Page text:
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UN climate change report: land clearing and farming contribute a third of the world’s greenhouse gases

05 September 2019 | Adaptation

We can’t achieve the goals of the Paris Climate Agreement without managing emissions from land use, according to a special report released today by the Intergovernmental Panel on Climate Change (IPCC).

Emissions from land use, largely agriculture, forestry and land clearing, make up some 22% of the world’s greenhouse gas emissions. Counting the entire food chain (including fertiliser, transport, processing, and sale) takes this contribution up to 29%.

The report, which synthesises information from some 7,000 scientific papers, found there is no way to keep global warming under 2? without significant reductions in land sector emissions.

Land puts out emissions – and absorbs them

The land plays a vital role in the carbon cycle, both by absorbing greenhouse gases and by releasing them into the atmosphere. This means our land resources are both part of the climate change problem and potentially part of the solution.

Improving how we manage the land could reduce climate change at the same time as it improves agricultural sustainability, supports biodiversity, and increases food security.

While the food system emits nearly a third of the world’s greenhouse gases – a situation also reflected in Australia – land-based ecosystems absorb the equivalent of about 22% of global greenhouse gas emissions. This happens through natural processes that store carbon in soil and plants, in both farmed lands and managed forests as well as in natural “carbon sinks” such as forests, seagrass and wetlands.

There are opportunities to reduce the emissions related to land use, especially food production, while at the same time protecting and expanding these greenhouse gas sinks.

But it is also immediately obvious that the land sector cannot achieve these goals by itself. It will require substantial reductions in fossil fuel emissions from our energy, transport, industrial, and infrastructure sectors.

Overburdened land

So, what is the current state of our land resources? Not that great.

The report shows there are unprecedented rates of global land and freshwater used to provide food and other products for the record global population levels and consumption rates.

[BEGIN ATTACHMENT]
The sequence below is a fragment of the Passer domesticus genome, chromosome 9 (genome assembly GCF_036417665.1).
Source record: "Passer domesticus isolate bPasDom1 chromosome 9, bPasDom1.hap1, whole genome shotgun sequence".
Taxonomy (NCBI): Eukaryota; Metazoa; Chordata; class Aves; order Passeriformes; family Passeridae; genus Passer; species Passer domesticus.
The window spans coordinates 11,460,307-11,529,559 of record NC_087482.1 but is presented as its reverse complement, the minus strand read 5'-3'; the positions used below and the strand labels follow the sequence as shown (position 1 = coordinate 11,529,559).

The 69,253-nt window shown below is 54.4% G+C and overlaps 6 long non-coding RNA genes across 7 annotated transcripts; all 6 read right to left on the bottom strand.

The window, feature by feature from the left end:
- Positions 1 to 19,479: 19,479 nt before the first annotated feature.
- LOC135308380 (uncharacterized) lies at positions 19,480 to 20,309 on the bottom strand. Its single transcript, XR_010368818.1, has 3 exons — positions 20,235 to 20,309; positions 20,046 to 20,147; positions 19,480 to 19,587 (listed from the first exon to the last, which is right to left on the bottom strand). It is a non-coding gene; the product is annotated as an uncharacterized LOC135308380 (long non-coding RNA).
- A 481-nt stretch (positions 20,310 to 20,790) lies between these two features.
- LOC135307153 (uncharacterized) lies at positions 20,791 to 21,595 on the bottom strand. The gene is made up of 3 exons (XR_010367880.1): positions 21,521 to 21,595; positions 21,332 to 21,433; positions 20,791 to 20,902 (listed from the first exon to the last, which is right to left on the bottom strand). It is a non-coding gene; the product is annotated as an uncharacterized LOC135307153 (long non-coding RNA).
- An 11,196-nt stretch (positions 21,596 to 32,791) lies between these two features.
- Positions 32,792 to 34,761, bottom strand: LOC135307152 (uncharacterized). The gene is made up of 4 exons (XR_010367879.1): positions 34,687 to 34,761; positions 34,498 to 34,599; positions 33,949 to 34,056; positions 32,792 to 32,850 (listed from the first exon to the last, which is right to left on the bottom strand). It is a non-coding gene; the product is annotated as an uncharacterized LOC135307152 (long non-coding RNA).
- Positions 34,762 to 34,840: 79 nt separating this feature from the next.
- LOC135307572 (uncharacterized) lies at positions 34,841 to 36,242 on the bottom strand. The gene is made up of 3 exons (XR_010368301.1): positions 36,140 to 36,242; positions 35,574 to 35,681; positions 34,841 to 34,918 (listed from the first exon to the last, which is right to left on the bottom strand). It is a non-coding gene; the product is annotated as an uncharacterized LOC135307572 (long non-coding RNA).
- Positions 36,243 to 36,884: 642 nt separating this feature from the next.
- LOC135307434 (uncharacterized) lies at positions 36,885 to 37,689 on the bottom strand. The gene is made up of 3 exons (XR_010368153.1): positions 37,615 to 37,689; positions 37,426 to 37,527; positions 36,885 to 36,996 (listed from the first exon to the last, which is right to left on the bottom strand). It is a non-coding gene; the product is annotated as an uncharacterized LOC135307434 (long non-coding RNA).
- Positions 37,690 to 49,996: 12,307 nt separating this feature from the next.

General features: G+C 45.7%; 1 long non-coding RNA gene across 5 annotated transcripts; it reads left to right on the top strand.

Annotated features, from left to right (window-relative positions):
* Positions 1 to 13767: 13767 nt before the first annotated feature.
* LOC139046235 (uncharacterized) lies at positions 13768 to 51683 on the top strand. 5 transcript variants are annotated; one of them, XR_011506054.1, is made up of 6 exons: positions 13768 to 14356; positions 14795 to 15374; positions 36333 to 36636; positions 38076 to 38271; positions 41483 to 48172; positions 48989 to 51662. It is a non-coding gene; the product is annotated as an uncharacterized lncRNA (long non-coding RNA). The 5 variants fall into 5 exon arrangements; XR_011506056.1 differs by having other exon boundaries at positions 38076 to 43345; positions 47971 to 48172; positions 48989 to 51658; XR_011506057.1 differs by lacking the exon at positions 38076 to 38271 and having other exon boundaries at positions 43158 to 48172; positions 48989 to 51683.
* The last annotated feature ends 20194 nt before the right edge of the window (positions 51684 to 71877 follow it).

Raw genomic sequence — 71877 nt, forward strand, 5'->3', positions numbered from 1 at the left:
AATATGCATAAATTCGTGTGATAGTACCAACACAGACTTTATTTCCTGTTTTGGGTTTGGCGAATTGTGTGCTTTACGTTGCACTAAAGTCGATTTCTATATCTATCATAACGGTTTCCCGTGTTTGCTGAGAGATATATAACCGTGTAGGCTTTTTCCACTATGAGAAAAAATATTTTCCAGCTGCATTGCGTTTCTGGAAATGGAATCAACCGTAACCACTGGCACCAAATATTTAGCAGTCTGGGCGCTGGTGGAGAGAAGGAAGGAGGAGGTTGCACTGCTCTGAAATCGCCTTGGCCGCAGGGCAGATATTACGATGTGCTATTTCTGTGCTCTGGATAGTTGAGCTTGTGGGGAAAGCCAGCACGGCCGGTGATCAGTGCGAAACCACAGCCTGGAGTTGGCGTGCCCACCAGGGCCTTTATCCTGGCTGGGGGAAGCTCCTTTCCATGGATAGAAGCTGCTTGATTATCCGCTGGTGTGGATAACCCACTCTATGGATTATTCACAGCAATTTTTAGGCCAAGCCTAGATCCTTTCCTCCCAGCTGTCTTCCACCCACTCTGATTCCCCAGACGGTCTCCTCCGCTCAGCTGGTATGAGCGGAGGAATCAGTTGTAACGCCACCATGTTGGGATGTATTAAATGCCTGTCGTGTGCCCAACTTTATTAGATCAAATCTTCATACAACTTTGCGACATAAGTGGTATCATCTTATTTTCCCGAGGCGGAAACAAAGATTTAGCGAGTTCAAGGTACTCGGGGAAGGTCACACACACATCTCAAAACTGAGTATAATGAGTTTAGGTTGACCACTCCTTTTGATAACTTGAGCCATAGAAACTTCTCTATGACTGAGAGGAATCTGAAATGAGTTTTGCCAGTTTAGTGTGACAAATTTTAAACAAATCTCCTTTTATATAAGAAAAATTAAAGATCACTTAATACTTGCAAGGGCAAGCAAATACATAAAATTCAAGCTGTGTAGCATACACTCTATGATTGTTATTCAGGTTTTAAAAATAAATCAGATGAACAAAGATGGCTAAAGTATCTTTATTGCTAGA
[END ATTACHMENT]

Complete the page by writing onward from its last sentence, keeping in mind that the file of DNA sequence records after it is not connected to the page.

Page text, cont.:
For example, consumption of food calories per person worldwide has increased by about one-third since 1961, and the average person’s consumption of meat and vegetable oils has more than doubled.

The pressure to increase agricultural production has helped push about a quarter of the Earth’s ice-free land area into various states of degradation via loss of soil, nutrients and vegetation.

Simultaneously, biodiversity has declined globally, largely because of deforestation, cropland expansion and unsustainable land-use intensification. Australia has experienced much the same trends.

Climate change exacerbates land degradation

Climate change is already having a major impact on the land. Temperatures over land are rising at almost twice the rate of global average temperatures.

Linked to this, the frequency and intensity of extreme events such as heatwaves and flooding rainfall has increased. The global area of drylands in drought has increased by over 40% since 1961.

These and other changes have reduced agricultural productivity in many regions – including Australia. Further climate changes will likely spur soil degradation, loss of vegetation, biodiversity and permafrost, and increases in fire damage and coastal degradation.

Water will become more scarce, and our food supply will become less stable. Exactly how these risks will evolve will depend on population growth, consumption patterns and also how the global community responds.

Overall, proactive and informed management of our land (for food, water and biodiversity) will become increasingly important.

Source: The Conversation